3.5.2 Incorporate consideration of natural habitat and conservation areas into urban planning and design processes to promote habitat connectivity and support the establishment of biodiversity refuges.
Reduce waste, improve resource efficiency and decrease our ecological footprint.
The ACT State of the Environment Report (2015) showed that our ecological footprint was approximately 8.9 global hectares per person. This is about 3.5 times the global per person average and above the average per person ecological footprint of other Australians (8.2 gha/person). Contributors to our ecological footprint include our use of resources such as land and the generation of waste. The ACT needs to reduce the amount of waste it produces by avoiding, re-using and recycling waste.
Patterns of waste generation are changing as the city's urban form moves from lower to higher density patterns of living. An increasing percentage of people will be living in dwellings other than detached houses. Higher density developments are associated with lower recycling rates as lower car ownership in these areas means residents have less ability to self-transport bulky and hazardous wastes to collection points. Furthermore, most high-rise residential and mixed-use developments, and some medium-density residential developments, lack appropriate waste and resource recovery infrastructure and services. This often means all collected waste goes to landfill.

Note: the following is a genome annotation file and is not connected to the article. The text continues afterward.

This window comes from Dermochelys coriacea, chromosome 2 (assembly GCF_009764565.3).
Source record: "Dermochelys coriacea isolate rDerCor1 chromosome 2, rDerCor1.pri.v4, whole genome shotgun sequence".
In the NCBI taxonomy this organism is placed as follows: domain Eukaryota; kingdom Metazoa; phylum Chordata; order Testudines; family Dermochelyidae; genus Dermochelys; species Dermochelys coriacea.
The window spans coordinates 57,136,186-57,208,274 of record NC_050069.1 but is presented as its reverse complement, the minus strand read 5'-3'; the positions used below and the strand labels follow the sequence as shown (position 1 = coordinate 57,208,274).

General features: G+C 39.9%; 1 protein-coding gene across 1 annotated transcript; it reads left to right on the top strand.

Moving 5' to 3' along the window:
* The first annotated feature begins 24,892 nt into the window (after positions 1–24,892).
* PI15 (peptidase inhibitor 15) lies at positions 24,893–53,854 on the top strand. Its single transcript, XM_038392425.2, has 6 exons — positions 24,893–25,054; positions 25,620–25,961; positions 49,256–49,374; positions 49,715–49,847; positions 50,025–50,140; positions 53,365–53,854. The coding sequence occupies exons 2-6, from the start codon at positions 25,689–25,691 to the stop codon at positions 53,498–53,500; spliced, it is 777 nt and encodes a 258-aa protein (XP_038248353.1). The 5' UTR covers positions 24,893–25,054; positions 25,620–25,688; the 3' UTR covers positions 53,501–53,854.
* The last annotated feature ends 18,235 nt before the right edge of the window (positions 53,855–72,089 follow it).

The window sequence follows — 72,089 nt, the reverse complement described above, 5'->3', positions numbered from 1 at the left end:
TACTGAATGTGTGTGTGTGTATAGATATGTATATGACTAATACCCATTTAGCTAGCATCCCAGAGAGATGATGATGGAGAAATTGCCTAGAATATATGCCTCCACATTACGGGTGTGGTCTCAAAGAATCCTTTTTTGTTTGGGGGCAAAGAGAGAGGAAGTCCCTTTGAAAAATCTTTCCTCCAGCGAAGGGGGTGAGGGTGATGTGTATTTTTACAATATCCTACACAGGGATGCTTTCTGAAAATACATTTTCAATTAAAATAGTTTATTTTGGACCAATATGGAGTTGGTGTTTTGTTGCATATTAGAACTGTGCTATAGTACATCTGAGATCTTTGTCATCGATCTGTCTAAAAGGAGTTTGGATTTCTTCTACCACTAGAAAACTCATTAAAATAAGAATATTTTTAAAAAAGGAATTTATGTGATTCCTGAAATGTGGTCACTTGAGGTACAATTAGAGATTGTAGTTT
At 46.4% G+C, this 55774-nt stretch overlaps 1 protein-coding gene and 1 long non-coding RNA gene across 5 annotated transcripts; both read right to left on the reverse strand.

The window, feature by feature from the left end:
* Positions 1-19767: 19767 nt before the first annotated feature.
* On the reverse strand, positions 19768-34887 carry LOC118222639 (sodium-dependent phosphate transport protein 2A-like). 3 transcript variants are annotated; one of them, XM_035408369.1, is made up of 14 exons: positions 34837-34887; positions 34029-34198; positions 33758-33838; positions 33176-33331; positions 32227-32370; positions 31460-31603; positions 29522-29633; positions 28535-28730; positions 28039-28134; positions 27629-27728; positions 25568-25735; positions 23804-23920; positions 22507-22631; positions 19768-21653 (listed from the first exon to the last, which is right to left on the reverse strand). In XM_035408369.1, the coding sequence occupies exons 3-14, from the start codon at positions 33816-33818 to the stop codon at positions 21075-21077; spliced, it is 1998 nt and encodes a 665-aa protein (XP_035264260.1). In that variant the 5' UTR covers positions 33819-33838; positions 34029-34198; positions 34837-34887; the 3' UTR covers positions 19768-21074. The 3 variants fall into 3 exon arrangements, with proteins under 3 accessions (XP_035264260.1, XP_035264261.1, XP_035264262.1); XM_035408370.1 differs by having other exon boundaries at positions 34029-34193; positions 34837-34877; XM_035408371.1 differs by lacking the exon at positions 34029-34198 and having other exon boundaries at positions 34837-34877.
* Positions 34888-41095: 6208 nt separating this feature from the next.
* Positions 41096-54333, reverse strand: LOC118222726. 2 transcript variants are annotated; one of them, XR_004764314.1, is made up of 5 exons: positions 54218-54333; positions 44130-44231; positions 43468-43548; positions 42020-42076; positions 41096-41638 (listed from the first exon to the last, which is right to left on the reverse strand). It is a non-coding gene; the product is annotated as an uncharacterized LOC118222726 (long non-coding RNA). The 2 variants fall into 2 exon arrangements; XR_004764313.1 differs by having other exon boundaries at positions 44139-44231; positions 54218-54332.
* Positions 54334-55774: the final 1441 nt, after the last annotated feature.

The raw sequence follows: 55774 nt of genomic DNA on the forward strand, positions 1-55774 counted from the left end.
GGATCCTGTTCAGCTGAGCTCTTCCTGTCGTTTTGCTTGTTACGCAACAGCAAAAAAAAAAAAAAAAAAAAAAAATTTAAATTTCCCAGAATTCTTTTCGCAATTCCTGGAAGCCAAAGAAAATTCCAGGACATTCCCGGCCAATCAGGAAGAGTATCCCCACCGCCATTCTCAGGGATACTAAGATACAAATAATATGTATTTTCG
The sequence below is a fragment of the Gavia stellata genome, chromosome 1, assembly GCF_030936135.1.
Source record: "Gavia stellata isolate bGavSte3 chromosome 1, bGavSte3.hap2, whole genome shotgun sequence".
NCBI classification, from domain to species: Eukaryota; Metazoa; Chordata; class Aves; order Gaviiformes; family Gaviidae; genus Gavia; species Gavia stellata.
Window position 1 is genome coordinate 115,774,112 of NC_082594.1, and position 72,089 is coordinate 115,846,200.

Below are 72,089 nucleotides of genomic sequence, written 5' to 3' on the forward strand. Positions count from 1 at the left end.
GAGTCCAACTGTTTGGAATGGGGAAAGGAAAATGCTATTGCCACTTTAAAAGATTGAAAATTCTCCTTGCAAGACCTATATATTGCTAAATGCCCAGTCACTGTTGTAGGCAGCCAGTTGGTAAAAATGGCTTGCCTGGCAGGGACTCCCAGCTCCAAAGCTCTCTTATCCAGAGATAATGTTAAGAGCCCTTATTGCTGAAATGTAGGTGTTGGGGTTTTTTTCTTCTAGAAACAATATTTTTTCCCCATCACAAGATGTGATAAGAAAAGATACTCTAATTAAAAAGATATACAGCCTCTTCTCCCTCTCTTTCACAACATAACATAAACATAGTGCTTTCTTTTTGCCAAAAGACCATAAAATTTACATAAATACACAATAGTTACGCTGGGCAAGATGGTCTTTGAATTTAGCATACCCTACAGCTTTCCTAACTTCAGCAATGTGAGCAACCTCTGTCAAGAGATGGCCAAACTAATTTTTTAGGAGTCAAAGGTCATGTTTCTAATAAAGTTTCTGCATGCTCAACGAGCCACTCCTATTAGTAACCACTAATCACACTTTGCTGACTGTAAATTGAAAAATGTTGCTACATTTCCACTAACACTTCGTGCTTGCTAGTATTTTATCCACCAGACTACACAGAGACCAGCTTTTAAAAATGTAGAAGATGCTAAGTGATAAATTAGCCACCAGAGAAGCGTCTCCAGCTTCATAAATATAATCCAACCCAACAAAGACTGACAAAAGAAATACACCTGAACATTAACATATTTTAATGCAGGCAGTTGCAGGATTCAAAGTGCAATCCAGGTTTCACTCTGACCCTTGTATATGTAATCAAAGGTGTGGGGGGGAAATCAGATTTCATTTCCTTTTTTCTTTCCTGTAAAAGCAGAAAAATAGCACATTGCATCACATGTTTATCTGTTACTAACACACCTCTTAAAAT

As Canberra's metropolitan area continues to expand with new greenfield development, the capacity, location and sustainability of existing waste facilities will need to be reassessed. Waste and resource recovery infrastructure planning will need to be effectively integrated with infrastructure planning to provide long-term certainty and to manage potential conflicts with incompatible nearby land uses.
3.6.1 Investigate appropriate requirements under the Territory Plan for the provision of appropriate resource recovery infrastructure and waste service requirements in planning provisions for medium and higher density residential and mixed-use developments.
3.6.2 Encourage reduced waste and improved resource efficiency in new development, and support continued reduction of the ACT's ecological footprint.
13. Canberra's Living Infrastructure Information Paper 2018. | Return to content.